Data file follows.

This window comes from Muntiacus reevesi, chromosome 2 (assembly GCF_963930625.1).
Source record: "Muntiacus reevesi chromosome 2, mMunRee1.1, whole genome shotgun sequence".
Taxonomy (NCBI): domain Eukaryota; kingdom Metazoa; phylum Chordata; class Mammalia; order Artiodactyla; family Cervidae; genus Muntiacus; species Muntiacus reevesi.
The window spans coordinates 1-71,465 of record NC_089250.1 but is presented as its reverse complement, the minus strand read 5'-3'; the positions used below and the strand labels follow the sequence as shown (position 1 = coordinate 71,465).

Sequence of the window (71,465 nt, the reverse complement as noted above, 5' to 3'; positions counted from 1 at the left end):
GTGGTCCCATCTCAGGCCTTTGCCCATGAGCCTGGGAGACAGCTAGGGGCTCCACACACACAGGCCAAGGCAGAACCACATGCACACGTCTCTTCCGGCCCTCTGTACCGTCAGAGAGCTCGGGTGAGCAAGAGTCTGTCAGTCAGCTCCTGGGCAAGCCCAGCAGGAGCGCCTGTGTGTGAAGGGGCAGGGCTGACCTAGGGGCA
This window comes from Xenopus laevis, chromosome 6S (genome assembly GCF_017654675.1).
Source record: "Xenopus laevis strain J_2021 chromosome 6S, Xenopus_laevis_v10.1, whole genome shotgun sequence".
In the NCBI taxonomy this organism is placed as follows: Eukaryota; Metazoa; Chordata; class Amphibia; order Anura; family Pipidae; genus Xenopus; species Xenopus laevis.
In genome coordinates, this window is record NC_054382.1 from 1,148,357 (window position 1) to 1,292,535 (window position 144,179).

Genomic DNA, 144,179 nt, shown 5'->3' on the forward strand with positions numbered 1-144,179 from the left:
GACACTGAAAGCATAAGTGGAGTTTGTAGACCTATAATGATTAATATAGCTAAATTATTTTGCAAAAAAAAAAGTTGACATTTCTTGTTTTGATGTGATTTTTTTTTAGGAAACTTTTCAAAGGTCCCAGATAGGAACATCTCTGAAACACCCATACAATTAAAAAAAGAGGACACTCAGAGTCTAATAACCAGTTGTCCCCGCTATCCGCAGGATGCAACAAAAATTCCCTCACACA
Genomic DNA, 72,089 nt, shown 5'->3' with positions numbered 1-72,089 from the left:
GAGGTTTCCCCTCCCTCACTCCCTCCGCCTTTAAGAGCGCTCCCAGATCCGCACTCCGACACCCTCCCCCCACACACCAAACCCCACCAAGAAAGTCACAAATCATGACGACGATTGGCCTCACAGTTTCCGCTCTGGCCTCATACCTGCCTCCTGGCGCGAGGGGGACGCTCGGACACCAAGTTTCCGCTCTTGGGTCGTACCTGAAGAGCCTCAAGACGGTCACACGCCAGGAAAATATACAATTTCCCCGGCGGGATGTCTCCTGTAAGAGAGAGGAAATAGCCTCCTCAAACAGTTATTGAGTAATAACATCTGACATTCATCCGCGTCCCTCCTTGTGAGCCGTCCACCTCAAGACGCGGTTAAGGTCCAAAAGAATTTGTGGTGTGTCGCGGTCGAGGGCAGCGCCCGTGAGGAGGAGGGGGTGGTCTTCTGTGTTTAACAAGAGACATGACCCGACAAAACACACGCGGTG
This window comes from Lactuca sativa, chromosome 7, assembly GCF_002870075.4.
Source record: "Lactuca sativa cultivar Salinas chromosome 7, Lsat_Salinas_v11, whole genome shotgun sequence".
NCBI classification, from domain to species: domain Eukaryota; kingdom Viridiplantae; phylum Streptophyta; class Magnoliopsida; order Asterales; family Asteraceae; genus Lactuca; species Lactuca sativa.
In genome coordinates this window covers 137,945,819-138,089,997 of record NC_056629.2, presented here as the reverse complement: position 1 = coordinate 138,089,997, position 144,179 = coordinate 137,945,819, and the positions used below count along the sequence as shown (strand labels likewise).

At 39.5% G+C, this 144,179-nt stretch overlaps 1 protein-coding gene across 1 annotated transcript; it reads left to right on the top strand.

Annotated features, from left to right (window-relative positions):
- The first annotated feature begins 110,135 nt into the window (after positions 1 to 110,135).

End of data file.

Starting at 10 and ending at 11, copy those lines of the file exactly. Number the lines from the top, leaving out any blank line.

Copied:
In genome coordinates, this window is record NC_054382.1 from 1,148,357 (window position 1) to 1,292,535 (window position 144,179).

Genomic DNA, 144,179 nt, shown 5'->3' on the forward strand with positions numbered 1-144,179 from the left: